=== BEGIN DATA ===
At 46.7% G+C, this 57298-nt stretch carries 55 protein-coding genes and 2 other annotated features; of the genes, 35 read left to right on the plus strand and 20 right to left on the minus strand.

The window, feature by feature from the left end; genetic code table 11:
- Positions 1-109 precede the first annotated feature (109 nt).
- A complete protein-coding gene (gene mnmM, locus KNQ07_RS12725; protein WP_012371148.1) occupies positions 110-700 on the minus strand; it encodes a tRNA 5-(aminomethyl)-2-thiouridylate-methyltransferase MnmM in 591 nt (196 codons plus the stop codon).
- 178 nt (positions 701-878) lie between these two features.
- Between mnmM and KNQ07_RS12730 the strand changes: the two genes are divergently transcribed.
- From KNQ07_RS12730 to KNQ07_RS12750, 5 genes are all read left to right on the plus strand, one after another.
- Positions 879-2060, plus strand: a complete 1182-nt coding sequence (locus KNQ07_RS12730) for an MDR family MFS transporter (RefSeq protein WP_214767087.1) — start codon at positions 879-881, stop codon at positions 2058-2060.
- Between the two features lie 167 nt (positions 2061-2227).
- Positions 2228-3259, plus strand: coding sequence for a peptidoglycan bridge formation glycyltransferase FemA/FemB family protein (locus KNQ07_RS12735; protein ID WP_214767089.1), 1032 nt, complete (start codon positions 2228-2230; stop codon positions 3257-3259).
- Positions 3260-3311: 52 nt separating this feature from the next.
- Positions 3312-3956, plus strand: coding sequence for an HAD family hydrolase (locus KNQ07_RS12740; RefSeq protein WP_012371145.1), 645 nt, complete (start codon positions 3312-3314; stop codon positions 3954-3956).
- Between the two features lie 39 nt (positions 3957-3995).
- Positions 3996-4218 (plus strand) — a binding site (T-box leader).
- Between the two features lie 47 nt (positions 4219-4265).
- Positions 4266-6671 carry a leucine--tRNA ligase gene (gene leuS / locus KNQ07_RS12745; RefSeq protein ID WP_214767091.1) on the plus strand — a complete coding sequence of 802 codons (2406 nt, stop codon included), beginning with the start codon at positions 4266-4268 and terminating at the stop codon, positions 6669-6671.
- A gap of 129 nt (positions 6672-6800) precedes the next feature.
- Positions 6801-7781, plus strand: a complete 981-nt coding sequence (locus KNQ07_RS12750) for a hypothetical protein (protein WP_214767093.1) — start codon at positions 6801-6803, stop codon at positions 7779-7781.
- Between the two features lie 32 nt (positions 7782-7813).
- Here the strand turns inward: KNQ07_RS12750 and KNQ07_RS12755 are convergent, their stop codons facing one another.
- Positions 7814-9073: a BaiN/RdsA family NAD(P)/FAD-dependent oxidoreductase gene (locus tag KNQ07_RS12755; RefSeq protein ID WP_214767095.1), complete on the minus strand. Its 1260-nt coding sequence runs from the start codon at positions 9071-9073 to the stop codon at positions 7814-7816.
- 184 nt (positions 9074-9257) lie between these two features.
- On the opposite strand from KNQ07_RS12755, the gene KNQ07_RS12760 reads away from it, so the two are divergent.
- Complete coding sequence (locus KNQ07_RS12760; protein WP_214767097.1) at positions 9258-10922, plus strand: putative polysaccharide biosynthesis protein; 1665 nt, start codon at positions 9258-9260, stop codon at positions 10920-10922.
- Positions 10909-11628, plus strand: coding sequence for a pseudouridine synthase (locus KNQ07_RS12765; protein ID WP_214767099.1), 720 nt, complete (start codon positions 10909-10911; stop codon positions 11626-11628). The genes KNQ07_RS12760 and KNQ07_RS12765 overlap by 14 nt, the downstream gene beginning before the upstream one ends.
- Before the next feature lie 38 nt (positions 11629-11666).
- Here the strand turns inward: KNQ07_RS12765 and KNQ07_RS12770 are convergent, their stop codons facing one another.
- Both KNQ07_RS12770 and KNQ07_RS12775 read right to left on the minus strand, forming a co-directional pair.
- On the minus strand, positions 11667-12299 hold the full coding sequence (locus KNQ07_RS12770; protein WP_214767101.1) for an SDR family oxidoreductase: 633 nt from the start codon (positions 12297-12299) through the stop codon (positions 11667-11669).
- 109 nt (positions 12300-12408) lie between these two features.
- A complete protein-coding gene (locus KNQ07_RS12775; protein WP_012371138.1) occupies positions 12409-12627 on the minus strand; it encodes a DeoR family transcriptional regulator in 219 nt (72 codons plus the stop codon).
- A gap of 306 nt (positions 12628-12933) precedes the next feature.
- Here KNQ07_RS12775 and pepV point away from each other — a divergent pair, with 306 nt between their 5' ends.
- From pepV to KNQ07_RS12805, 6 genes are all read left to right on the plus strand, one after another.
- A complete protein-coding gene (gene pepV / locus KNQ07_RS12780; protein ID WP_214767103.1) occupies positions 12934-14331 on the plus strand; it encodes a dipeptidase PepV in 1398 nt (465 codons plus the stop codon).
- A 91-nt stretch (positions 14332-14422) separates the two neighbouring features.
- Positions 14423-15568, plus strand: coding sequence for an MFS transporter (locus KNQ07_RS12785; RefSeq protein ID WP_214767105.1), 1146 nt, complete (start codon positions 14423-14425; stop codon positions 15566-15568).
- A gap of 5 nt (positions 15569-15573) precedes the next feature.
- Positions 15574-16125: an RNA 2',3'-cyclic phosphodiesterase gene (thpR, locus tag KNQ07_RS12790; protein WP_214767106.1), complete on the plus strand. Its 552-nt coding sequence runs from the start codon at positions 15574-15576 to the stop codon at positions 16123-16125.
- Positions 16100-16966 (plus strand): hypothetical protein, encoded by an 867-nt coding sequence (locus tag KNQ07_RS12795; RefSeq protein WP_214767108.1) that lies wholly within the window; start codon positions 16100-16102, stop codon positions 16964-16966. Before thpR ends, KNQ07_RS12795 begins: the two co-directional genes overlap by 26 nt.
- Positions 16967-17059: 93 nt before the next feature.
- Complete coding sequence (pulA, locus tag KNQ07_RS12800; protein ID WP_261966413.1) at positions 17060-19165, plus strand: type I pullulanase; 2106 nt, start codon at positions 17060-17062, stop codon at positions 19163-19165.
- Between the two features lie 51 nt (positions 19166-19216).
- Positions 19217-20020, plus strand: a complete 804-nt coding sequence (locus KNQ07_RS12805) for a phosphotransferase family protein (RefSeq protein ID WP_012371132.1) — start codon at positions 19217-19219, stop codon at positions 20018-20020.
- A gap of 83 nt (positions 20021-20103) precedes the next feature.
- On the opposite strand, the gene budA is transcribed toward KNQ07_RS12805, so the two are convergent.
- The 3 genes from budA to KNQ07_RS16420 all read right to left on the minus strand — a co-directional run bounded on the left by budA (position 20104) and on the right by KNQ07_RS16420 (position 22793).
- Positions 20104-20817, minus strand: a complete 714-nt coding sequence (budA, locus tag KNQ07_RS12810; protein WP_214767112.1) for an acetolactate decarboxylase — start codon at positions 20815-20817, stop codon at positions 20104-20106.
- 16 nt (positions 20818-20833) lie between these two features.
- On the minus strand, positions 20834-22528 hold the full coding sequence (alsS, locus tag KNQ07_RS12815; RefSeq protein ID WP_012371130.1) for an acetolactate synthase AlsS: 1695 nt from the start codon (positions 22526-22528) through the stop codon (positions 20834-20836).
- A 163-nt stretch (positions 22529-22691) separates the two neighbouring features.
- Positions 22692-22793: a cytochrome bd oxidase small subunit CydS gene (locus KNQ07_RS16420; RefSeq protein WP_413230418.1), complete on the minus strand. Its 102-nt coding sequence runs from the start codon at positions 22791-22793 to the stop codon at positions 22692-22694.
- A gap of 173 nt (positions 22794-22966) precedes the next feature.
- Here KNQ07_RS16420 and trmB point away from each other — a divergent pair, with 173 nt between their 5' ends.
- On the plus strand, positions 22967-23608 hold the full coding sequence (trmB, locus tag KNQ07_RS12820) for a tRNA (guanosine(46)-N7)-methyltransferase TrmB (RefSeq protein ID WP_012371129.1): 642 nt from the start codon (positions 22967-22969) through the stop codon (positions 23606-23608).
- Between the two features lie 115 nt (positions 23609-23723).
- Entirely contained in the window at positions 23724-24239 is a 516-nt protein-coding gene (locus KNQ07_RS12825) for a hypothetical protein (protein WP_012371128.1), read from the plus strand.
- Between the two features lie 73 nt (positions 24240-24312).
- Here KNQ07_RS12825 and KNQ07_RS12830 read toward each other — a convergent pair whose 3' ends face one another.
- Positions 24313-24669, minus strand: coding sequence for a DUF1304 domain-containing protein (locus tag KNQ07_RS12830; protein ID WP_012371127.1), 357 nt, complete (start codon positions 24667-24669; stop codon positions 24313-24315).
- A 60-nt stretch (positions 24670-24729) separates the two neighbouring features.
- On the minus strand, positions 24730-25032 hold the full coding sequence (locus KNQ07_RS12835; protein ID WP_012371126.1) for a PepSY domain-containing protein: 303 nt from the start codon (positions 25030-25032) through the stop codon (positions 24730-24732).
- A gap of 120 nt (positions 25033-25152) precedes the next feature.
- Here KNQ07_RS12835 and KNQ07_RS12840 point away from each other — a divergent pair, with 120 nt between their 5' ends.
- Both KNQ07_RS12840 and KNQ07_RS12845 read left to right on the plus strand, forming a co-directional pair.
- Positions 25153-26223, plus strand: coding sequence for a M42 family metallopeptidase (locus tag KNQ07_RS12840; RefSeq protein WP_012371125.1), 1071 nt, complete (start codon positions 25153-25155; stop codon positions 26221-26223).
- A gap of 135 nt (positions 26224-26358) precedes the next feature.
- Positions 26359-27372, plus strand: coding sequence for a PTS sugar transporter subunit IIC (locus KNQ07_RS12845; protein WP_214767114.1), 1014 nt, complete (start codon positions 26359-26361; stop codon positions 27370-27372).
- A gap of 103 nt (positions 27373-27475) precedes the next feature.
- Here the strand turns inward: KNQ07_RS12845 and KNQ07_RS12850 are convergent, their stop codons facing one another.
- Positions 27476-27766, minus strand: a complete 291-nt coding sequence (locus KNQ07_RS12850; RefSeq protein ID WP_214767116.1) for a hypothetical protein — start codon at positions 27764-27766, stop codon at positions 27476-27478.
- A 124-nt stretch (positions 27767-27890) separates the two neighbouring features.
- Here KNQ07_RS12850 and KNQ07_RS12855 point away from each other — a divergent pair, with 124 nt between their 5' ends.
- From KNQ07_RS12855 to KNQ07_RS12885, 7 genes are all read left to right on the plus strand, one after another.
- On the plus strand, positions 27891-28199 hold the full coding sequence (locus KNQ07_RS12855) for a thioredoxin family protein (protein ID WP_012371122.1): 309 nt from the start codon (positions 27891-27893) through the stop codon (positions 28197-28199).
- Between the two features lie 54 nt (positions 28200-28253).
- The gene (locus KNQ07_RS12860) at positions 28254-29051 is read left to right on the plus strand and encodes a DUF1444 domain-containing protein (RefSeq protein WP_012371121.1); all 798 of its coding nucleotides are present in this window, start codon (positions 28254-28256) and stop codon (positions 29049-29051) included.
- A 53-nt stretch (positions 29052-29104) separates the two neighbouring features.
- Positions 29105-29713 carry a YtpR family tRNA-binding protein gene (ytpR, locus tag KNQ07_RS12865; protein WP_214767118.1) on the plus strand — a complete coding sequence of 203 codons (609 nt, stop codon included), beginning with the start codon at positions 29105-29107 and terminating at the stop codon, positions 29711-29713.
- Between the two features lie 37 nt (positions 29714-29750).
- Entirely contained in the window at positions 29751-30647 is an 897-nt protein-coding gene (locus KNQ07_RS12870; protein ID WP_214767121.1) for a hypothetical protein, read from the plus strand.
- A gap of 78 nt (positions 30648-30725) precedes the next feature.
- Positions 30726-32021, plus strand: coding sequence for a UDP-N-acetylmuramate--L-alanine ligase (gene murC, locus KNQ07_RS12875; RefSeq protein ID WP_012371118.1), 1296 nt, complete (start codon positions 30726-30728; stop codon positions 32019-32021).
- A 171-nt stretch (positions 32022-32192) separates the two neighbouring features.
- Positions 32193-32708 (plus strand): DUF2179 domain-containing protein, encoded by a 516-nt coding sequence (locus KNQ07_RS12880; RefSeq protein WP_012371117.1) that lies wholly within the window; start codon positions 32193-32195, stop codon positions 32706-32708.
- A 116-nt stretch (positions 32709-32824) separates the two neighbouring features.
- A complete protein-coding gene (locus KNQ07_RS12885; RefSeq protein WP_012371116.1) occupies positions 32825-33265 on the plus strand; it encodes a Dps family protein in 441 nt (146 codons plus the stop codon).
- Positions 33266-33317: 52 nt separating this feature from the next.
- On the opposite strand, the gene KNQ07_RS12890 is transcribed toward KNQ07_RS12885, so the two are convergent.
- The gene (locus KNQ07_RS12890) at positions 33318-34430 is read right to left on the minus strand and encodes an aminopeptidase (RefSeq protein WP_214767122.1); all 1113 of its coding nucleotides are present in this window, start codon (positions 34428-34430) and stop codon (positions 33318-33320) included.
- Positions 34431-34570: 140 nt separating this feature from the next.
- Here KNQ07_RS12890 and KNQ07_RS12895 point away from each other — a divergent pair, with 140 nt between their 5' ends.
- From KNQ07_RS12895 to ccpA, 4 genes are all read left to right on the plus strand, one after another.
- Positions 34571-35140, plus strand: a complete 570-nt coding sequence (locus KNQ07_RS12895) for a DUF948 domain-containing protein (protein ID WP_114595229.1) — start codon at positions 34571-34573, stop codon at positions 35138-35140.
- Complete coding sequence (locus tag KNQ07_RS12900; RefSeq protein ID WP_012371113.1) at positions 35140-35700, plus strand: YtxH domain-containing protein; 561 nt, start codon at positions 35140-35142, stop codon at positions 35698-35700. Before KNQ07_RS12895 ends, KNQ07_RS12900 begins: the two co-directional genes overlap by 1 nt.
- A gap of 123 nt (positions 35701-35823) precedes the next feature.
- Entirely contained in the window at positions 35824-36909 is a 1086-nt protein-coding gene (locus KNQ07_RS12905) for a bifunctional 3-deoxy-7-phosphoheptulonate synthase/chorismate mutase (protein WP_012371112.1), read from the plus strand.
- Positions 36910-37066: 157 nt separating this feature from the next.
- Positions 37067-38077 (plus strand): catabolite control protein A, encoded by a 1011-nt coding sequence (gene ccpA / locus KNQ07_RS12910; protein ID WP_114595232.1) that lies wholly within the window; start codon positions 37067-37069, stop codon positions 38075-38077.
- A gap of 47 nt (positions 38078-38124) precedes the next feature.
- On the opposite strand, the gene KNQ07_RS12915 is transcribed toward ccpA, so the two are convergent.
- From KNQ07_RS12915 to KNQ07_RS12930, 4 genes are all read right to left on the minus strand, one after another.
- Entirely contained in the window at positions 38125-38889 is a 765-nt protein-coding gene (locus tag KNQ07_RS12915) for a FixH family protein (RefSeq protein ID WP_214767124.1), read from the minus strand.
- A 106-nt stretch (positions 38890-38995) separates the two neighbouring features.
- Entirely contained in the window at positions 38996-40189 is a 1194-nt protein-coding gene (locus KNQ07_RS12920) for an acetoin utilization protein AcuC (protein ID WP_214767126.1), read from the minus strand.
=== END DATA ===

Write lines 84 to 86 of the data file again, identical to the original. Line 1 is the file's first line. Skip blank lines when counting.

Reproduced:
- A 171-nt stretch (positions 32022-32192) separates the two neighbouring features.
- Positions 32193-32708 (plus strand): DUF2179 domain-containing protein, encoded by a 516-nt coding sequence (locus KNQ07_RS12880; RefSeq protein WP_012371117.1) that lies wholly within the window; start codon positions 32193-32195, stop codon positions 32706-32708.
- A 116-nt stretch (positions 32709-32824) separates the two neighbouring features.